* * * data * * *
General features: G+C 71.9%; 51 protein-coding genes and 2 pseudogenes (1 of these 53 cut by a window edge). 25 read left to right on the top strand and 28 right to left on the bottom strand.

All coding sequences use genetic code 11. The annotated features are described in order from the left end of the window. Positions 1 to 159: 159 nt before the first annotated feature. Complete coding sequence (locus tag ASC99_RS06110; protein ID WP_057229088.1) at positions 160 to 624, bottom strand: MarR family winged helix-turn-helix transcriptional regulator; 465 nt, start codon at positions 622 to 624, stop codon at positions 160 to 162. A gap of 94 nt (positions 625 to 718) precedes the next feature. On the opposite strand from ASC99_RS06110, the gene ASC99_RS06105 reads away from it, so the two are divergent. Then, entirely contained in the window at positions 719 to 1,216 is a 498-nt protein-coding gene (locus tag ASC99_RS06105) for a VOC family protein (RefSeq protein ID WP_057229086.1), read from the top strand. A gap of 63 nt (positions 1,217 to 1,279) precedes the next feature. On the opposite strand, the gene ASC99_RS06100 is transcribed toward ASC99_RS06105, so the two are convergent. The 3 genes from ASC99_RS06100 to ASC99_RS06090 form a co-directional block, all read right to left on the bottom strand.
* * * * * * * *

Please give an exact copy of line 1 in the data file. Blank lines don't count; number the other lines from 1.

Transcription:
General features: G+C 71.9%; 51 protein-coding genes and 2 pseudogenes (1 of these 53 cut by a window edge). 25 read left to right on the top strand and 28 right to left on the bottom strand.